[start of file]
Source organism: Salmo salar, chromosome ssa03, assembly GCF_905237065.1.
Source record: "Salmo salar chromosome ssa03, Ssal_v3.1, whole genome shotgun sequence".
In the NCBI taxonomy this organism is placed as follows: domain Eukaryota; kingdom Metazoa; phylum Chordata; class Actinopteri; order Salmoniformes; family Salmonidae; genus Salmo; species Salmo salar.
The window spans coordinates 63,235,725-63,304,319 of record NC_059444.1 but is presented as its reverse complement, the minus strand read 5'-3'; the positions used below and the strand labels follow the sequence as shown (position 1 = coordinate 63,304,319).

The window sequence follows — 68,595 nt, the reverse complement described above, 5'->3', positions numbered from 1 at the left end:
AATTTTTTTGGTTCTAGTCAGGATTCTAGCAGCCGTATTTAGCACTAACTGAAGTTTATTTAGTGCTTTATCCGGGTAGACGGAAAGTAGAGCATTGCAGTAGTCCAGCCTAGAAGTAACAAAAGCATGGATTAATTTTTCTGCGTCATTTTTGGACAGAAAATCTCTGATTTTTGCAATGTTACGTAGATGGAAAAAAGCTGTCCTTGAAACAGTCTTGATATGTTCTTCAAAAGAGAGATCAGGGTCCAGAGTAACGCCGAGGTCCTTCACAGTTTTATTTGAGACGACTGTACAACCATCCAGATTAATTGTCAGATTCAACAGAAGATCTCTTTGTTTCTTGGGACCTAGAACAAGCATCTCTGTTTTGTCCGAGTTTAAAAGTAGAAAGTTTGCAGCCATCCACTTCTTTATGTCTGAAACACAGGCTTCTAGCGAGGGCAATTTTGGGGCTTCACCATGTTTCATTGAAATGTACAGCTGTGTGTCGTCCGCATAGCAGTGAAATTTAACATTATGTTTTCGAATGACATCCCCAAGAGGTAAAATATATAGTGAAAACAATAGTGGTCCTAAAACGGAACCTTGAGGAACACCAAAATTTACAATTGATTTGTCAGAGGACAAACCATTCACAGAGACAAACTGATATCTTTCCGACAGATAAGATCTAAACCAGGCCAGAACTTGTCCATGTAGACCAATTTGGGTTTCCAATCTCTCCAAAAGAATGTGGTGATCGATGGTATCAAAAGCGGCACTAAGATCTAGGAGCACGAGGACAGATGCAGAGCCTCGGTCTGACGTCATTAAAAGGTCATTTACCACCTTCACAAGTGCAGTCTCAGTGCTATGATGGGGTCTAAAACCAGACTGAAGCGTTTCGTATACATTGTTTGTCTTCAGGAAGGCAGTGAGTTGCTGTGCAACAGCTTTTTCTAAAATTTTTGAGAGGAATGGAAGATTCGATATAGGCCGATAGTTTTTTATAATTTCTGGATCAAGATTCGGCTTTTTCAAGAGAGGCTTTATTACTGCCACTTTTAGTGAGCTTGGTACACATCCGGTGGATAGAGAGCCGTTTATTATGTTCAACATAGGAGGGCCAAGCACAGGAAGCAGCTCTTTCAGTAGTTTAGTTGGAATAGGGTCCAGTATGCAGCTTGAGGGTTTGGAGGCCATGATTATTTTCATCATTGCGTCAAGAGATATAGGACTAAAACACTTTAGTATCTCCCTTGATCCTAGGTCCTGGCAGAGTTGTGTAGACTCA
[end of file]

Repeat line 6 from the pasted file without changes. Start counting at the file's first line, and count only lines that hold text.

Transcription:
AATTTTTTTGGTTCTAGTCAGGATTCTAGCAGCCGTATTTAGCACTAACTGAAGTTTATTTAGTGCTTTATCCGGGTAGACGGAAAGTAGAGCATTGCAGTAGTCCAGCCTAGAAGTAACAAAAGCATGGATTAATTTTTCTGCGTCATTTTTGGACAGAAAATCTCTGATTTTTGCAATGTTACGTAGATGGAAAAAAGCTGTCCTTGAAACAGTCTTGATATGTTCTTCAAAAGAGAGATCAGGGTCCAGAGTAACGCCGAGGTCCTTCACAGTTTTATTTGAGACGACTGTACAACCATCCAGATTAATTGTCAGATTCAACAGAAGATCTCTTTGTTTCTTGGGACCTAGAACAAGCATCTCTGTTTTGTCCGAGTTTAAAAGTAGAAAGTTTGCAGCCATCCACTTCTTTATGTCTGAAACACAGGCTTCTAGCGAGGGCAATTTTGGGGCTTCACCATGTTTCATTGAAATGTACAGCTGTGTGTCGTCCGCATAGCAGTGAAATTTAACATTATGTTTTCGAATGACATCCCCAAGAGGTAAAATATATAGTGAAAACAATAGTGGTCCTAAAACGGAACCTTGAGGAACACCAAAATTTACAATTGATTTGTCAGAGGACAAACCATTCACAGAGACAAACTGATATCTTTCCGACAGATAAGATCTAAACCAGGCCAGAACTTGTCCATGTAGACCAATTTGGGTTTCCAATCTCTCCAAAAGAATGTGGTGATCGATGGTATCAAAAGCGGCACTAAGATCTAGGAGCACGAGGACAGATGCAGAGCCTCGGTCTGACGTCATTAAAAGGTCATTTACCACCTTCACAAGTGCAGTCTCAGTGCTATGATGGGGTCTAAAACCAGACTGAAGCGTTTCGTATACATTGTTTGTCTTCAGGAAGGCAGTGAGTTGCTGTGCAACAGCTTTTTCTAAAATTTTTGAGAGGAATGGAAGATTCGATATAGGCCGATAGTTTTTTATAATTTCTGGATCAAGATTCGGCTTTTTCAAGAGAGGCTTTATTACTGCCACTTTTAGTGAGCTTGGTACACATCCGGTGGATAGAGAGCCGTTTATTATGTTCAACATAGGAGGGCCAAGCACAGGAAGCAGCTCTTTCAGTAGTTTAGTTGGAATAGGGTCCAGTATGCAGCTTGAGGGTTTGGAGGCCATGATTATTTTCATCATTGCGTCAAGAGATATAGGACTAAAACACTTTAGTATCTCCCTTGATCCTAGGTCCTGGCAGAGTTGTGTAGACTCA